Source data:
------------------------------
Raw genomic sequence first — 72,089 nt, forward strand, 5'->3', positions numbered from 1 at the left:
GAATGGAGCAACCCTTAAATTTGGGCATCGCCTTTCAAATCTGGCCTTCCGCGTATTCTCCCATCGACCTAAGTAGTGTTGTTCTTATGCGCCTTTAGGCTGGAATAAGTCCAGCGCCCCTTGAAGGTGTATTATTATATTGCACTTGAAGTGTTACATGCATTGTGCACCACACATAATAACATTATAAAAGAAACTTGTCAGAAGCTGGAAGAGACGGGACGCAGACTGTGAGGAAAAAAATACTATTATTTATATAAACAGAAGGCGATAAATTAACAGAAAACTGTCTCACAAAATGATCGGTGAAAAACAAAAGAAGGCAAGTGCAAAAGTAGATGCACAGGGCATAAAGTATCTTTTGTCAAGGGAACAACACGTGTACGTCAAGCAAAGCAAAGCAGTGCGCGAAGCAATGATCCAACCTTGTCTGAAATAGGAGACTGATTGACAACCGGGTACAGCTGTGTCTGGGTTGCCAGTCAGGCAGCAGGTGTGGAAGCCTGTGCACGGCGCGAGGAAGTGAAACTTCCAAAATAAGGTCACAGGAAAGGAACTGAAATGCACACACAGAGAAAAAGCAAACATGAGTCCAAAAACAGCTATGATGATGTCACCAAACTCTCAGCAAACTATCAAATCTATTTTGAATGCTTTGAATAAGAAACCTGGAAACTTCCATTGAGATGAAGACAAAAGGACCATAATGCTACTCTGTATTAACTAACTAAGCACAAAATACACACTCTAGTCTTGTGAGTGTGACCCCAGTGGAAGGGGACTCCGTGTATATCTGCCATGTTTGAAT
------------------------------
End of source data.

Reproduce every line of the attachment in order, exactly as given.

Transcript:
Raw genomic sequence first — 72,089 nt, forward strand, 5'->3', positions numbered from 1 at the left:
GAATGGAGCAACCCTTAAATTTGGGCATCGCCTTTCAAATCTGGCCTTCCGCGTATTCTCCCATCGACCTAAGTAGTGTTGTTCTTATGCGCCTTTAGGCTGGAATAAGTCCAGCGCCCCTTGAAGGTGTATTATTATATTGCACTTGAAGTGTTACATGCATTGTGCACCACACATAATAACATTATAAAAGAAACTTGTCAGAAGCTGGAAGAGACGGGACGCAGACTGTGAGGAAAAAAATACTATTATTTATATAAACAGAAGGCGATAAATTAACAGAAAACTGTCTCACAAAATGATCGGTGAAAAACAAAAGAAGGCAAGTGCAAAAGTAGATGCACAGGGCATAAAGTATCTTTTGTCAAGGGAACAACACGTGTACGTCAAGCAAAGCAAAGCAGTGCGCGAAGCAATGATCCAACCTTGTCTGAAATAGGAGACTGATTGACAACCGGGTACAGCTGTGTCTGGGTTGCCAGTCAGGCAGCAGGTGTGGAAGCCTGTGCACGGCGCGAGGAAGTGAAACTTCCAAAATAAGGTCACAGGAAAGGAACTGAAATGCACACACAGAGAAAAAGCAAACATGAGTCCAAAAACAGCTATGATGATGTCACCAAACTCTCAGCAAACTATCAAATCTATTTTGAATGCTTTGAATAAGAAACCTGGAAACTTCCATTGAGATGAAGACAAAAGGACCATAATGCTACTCTGTATTAACTAACTAAGCACAAAATACACACTCTAGTCTTGTGAGTGTGACCCCAGTGGAAGGGGACTCCGTGTATATCTGCCATGTTTGAAT